Feeds:
Posts
Comments

Posts Tagged ‘gabriel garcia marquez’

Le crayon rougeIt amazes me how, every time I read something I’ve written, I want to change it. When I finish it I think it’s great, then I put it down for a while, and when I pick it up again, I’m like…bleah…and I’ve got to make changes.

This has never been more true than with “The Book of Solomon,” my most recent short story, which I’ve recently ceased trying to sell to the “literary” markets.

Now, in my defense, this story is a major departure from my previous fiction, on many levels. It’s a genre I’ve not tried before (historical fiction), and it’s a style very unlike most of my other work. influenced heavily by authors like Gabriel Garcia Márquez and Alice Hoffman, I purposefully avoided dialogue, working toward a more internal narrative and fluid style. Also, I did not shy away from complex syntax; I wanted to let the narrative flow in the way my character might think rather than how a storyteller might speak. Lastly, there’s a flipping ton of chronological intrication, jumping around from present to past to deep past to near future to imagined future.

The result was a minefield. Every page carried dangers. (more…)

Read Full Post »

Stack of BooksWriters aren’t like normal people.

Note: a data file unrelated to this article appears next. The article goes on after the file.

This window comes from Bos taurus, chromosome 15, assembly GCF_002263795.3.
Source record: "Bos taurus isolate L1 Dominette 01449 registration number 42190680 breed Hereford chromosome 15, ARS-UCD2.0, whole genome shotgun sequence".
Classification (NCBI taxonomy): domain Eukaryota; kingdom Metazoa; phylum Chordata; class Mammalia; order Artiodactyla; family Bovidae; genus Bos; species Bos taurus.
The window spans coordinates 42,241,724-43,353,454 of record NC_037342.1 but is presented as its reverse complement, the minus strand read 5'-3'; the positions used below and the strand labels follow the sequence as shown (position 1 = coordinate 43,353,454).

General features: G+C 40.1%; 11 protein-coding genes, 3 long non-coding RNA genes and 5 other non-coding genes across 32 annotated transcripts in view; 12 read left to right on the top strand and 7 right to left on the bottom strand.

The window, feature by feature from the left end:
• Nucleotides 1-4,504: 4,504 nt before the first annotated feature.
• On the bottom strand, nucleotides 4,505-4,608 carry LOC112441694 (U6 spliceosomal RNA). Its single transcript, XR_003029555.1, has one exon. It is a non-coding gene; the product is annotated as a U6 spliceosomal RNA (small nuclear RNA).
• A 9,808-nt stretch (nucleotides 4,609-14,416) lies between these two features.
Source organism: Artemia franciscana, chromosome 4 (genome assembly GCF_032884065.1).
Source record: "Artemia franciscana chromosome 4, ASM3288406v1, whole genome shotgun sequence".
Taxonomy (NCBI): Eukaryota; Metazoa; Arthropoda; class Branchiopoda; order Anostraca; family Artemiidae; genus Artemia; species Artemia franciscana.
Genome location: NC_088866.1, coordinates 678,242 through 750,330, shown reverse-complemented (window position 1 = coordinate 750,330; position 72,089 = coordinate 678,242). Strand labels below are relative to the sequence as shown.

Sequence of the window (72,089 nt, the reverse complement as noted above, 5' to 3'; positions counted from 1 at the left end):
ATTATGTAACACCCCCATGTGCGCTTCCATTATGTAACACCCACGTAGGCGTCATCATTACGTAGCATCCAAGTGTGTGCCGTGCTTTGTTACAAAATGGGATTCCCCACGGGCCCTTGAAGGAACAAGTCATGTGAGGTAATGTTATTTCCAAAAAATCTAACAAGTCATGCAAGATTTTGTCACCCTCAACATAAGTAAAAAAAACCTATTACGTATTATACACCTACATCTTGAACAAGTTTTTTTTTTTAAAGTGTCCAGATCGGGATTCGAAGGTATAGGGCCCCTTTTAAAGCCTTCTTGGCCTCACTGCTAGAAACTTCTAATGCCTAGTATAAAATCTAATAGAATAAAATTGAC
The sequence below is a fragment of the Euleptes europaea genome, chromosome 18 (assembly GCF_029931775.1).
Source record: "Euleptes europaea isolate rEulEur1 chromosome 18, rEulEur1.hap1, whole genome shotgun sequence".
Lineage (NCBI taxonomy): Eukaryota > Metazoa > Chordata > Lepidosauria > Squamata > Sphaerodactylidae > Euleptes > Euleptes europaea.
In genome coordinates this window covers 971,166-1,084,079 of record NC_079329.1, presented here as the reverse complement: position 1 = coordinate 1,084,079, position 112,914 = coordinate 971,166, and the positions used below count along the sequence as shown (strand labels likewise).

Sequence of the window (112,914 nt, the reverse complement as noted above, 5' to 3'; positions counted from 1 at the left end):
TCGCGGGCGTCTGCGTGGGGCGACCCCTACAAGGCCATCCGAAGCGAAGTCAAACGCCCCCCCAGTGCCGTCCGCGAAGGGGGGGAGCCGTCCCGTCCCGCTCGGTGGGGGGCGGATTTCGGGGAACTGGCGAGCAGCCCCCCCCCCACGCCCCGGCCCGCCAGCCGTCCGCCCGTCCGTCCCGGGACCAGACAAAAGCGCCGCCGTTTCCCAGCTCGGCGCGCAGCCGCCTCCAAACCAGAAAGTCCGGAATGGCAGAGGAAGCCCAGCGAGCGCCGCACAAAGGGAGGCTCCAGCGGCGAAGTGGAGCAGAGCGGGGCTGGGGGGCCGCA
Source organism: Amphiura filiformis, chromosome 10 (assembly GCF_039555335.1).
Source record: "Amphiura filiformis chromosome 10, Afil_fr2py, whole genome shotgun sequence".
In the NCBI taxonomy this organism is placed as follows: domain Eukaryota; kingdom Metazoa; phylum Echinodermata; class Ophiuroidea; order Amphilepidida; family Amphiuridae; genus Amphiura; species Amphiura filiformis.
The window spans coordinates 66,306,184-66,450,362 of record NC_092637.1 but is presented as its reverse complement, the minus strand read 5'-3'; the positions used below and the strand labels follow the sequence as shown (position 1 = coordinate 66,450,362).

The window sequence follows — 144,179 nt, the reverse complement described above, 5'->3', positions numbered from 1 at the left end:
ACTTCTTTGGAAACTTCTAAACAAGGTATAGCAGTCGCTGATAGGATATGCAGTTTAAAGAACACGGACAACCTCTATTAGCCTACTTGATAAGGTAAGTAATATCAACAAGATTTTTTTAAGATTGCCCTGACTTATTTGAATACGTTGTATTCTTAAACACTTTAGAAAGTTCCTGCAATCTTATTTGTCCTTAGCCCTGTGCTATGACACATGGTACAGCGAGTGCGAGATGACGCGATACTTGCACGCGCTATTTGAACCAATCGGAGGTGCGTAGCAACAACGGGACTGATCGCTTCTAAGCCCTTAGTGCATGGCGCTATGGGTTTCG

When writers read–be it a book, an article, or sometimes even a headline–we study, parse, and edit. We re-word what we read (“It would be better like this”), we laugh out loud at ugly phrases (“He threw up his hands”), and we will kick a book across the room before we’ll read another page filled with moronic characters and Swiss cheese plots.

This can take a lot of the enjoyment out of reading, but on the flip side, there are joys in reading only writers can experience. We have WIWI moments (“Wish I’d Written It!”) and can find ecstasy in a well-wrought sentence or a surprising image.

We also learn from reading. We learn a lot.

(more…)

Read Full Post »

As part of my preparation for my next book, I’m reading and analyzing authors who exhibit a particular style. So far, it’s been Alice Hoffmann and Julio Cortazar. Now, it’s Gabriel Garcia Marquez.

The book I chose was Love in the Time of Cholera, and several things immediately set it apart from other books I’ve read in recent years.  (more…)

Read Full Post »

%d bloggers like this: